Goods v. Bakersfield Police Department

Filing 4

ORDER GRANTING Plaintiff's Motion to Proceed In Forma Pauperis; ORDER DISMISSING COMPLAINT WITH LEAVE TO AMEND, signed by Magistrate Judge Jennifer L. Thurston on 9/2/2017. Amended Complaint due within 30 days. (Hall, S)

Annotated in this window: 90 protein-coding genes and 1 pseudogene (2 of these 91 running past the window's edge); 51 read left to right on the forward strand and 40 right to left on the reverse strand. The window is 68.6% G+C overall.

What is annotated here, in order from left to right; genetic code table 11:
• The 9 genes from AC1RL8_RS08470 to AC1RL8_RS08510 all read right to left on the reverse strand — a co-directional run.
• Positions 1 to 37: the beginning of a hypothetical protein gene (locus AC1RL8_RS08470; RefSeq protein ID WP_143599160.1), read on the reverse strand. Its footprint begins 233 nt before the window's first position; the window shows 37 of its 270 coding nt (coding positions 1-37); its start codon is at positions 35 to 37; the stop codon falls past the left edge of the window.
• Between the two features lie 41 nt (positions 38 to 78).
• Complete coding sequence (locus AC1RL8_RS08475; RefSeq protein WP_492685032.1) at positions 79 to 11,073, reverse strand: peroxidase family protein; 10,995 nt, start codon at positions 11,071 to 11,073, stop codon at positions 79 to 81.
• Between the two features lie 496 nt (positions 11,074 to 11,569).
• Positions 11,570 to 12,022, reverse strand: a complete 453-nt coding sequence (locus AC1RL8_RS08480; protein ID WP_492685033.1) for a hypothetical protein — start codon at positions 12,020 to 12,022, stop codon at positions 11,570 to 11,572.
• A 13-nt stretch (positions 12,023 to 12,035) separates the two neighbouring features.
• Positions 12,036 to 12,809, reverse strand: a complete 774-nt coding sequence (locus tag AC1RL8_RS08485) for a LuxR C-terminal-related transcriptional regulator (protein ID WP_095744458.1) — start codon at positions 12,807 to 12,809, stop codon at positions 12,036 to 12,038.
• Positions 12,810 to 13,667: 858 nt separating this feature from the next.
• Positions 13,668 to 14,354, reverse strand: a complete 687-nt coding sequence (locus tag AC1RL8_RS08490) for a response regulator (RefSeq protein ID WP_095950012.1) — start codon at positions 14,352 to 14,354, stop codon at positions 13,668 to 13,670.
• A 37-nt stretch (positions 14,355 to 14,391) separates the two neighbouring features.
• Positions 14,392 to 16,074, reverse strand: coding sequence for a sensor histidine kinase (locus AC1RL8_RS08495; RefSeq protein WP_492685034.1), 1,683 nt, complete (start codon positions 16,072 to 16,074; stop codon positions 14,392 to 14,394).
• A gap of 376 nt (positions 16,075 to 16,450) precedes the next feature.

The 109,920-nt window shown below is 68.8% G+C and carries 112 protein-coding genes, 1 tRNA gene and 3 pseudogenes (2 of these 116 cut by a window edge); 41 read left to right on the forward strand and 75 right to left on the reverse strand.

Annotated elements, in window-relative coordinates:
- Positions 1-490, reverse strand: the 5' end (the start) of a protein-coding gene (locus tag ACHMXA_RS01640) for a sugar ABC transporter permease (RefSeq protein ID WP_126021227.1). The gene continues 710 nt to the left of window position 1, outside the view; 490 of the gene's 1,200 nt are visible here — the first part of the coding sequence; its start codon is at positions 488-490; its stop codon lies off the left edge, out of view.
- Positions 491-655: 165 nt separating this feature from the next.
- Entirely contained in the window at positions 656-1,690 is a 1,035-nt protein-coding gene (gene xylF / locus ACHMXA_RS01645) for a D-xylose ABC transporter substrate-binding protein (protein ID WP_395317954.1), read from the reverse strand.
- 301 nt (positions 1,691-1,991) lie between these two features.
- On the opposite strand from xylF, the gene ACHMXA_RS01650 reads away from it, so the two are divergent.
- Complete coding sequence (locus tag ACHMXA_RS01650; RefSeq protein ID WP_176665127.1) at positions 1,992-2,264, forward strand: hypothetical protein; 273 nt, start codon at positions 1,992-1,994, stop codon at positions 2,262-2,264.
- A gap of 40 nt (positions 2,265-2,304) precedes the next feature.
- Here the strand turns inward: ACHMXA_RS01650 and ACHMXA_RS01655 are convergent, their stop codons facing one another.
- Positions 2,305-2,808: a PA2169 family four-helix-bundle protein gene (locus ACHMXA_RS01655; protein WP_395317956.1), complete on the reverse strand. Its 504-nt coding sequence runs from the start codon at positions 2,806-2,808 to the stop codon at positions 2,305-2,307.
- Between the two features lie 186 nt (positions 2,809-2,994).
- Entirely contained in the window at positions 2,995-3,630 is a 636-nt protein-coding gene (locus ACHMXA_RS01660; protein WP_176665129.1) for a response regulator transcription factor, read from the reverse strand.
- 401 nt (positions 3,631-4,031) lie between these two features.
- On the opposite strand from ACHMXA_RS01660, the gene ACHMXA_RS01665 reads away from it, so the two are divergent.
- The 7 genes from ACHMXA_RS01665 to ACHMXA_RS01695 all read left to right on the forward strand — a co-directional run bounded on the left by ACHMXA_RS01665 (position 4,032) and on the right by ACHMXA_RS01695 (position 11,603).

Download PDF